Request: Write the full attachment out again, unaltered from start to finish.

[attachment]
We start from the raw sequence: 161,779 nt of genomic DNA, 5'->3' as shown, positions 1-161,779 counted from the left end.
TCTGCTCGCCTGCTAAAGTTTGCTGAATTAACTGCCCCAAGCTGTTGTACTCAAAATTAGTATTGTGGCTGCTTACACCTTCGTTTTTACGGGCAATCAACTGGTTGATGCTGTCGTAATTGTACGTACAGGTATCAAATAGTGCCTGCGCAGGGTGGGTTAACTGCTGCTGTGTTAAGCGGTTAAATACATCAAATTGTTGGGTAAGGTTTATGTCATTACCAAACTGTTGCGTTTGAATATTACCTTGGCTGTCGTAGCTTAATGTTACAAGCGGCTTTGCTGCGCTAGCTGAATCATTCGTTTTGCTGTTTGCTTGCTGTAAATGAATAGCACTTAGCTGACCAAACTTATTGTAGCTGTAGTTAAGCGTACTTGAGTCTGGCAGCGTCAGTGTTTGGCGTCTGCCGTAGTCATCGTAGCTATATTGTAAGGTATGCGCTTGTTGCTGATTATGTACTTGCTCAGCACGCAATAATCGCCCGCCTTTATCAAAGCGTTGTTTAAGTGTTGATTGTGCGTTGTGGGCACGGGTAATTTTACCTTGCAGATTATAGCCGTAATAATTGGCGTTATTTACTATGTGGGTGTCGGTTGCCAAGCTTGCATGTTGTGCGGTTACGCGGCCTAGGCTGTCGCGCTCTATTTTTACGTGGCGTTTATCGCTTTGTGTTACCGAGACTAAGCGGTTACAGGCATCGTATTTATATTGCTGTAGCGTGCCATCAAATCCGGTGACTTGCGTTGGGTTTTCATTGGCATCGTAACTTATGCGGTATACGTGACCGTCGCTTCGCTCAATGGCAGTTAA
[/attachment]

We start from the raw sequence: 161,779 nt of genomic DNA, 5'->3' as shown, positions 1-161,779 counted from the left end.
TCTGCTCGCCTGCTAAAGTTTGCTGAATTAACTGCCCCAAGCTGTTGTACTCAAAATTAGTATTGTGGCTGCTTACACCTTCGTTTTTACGGGCAATCAACTGGTTGATGCTGTCGTAATTGTACGTACAGGTATCAAATAGTGCCTGCGCAGGGTGGGTTAACTGCTGCTGTGTTAAGCGGTTAAATACATCAAATTGTTGGGTAAGGTTTATGTCATTACCAAACTGTTGCGTTTGAATATTACCTTGGCTGTCGTAGCTTAATGTTACAAGCGGCTTTGCTGCGCTAGCTGAATCATTCGTTTTGCTGTTTGCTTGCTGTAAATGAATAGCACTTAGCTGACCAAACTTATTGTAGCTGTAGTTAAGCGTACTTGAGTCTGGCAGCGTCAGTGTTTGGCGTCTGCCGTAGTCATCGTAGCTATATTGTAAGGTATGCGCTTGTTGCTGATTATGTACTTGCTCAGCACGCAATAATCGCCCGCCTTTATCAAAGCGTTGTTTAAGTGTTGATTGTGCGTTGTGGGCACGGGTAATTTTACCTTGCAGATTATAGCCGTAATAATTGGCGTTATTTACTATGTGGGTGTCGGTTGCCAAGCTTGCATGTTGTGCGGTTACGCGGCCTAGGCTGTCGCGCTCTATTTTTACGTGGCGTTTATCGCTTTGTGTTACCGAGACTAAGCGGTTACAGGCATCGTATTTATATTGCTGTAGCGTGCCATCAAATCCGGTGACTTGCGTTGGGTTTTCATTGGCATCGTAACTTATGCGGTATACGTGACCGTCGCTTCGCTCAATGGCAGTTAA